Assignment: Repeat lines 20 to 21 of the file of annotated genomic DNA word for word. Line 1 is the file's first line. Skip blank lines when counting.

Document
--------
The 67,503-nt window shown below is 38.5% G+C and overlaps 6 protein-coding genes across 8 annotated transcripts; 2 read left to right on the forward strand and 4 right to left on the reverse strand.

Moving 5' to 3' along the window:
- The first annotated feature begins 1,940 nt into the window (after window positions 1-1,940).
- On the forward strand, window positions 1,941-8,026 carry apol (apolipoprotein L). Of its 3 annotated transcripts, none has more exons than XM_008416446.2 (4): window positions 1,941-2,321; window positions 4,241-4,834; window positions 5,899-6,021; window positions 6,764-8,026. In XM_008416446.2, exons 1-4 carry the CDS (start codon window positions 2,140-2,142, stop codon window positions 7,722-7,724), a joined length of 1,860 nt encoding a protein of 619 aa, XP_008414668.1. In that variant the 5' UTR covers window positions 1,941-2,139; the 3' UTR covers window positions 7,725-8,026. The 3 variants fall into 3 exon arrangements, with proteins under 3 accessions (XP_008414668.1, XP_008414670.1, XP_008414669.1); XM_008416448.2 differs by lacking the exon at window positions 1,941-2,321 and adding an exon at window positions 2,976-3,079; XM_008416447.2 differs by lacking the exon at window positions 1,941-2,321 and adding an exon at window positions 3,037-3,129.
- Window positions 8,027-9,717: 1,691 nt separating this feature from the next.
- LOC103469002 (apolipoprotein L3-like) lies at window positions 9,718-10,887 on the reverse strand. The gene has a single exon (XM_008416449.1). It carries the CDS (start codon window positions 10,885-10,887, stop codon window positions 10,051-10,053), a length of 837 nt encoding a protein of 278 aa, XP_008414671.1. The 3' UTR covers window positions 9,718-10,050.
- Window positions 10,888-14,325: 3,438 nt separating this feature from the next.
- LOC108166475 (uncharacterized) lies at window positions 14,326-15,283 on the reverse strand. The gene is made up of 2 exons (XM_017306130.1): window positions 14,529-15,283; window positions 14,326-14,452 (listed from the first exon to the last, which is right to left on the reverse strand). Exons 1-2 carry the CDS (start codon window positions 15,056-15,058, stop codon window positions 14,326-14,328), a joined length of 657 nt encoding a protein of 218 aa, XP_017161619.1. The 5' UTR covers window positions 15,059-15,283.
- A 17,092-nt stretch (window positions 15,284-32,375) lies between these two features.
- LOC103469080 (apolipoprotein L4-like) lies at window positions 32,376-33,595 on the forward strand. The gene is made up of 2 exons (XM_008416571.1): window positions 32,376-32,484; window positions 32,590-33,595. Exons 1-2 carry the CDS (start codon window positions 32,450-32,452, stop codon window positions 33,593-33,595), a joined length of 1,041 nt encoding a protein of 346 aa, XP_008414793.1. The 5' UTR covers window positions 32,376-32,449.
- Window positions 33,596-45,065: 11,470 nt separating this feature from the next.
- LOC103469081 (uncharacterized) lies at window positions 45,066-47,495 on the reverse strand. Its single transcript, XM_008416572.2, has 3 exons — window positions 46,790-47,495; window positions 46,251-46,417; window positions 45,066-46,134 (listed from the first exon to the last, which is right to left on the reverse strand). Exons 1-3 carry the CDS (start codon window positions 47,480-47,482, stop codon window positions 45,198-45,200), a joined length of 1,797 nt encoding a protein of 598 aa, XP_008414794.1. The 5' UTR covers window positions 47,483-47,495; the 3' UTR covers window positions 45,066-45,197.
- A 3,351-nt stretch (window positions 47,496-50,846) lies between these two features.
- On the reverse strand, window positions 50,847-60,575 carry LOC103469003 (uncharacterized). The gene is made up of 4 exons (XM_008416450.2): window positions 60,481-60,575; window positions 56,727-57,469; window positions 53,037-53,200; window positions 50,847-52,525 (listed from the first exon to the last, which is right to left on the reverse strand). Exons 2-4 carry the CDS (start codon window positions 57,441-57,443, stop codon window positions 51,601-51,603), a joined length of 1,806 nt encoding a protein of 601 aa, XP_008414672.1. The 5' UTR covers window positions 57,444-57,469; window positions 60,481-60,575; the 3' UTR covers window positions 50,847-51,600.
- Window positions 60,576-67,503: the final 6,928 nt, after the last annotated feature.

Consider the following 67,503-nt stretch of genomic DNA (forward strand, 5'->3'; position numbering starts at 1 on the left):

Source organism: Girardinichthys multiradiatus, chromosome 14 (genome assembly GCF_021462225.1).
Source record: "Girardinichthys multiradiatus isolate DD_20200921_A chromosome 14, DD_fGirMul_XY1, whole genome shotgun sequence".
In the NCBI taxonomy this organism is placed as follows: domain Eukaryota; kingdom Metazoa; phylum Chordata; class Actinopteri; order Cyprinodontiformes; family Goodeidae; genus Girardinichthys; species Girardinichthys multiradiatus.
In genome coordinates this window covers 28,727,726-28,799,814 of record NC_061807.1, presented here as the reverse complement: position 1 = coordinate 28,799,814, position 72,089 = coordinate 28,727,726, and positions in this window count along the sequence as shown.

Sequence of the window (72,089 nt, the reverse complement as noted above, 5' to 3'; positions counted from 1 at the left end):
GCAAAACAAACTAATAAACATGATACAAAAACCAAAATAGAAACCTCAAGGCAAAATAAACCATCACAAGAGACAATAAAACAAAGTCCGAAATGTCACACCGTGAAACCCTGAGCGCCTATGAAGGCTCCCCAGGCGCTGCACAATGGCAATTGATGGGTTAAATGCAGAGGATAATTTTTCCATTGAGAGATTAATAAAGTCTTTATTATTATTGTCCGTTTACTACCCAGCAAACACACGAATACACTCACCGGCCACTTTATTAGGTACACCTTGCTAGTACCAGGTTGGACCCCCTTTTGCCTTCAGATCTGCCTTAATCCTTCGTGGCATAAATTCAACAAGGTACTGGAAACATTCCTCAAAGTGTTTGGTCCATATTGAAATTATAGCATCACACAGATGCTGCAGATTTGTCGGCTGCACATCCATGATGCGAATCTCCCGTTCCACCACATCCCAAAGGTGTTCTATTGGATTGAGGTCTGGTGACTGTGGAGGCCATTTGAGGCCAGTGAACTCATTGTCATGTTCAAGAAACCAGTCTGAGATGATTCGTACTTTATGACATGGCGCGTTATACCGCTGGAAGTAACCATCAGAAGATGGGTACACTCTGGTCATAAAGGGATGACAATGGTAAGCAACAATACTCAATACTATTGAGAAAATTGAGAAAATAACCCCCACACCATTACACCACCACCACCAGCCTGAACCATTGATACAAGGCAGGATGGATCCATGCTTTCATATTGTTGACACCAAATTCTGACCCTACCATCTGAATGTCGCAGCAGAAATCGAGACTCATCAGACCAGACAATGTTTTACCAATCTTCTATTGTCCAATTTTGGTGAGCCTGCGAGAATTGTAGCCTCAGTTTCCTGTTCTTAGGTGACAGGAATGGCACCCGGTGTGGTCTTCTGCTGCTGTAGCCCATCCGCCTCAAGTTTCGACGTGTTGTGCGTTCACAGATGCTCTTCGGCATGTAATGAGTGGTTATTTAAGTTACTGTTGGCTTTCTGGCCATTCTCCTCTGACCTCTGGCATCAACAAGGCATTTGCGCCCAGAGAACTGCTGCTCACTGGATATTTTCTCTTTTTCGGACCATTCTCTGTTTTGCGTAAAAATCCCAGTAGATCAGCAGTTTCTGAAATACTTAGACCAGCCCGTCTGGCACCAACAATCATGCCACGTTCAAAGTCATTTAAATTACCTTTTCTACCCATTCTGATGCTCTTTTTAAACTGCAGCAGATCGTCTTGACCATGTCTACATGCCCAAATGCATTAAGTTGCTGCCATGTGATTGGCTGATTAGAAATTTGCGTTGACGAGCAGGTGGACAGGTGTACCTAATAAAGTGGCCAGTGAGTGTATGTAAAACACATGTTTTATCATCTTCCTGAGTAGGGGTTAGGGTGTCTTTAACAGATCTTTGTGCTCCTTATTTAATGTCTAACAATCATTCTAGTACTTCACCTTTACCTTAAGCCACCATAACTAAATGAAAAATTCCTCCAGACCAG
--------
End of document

In genome coordinates this window covers 28,727,726-28,799,814 of record NC_061807.1, presented here as the reverse complement: position 1 = coordinate 28,799,814, position 72,089 = coordinate 28,727,726, and positions in this window count along the sequence as shown.

Sequence of the window (72,089 nt, the reverse complement as noted above, 5' to 3'; positions counted from 1 at the left end):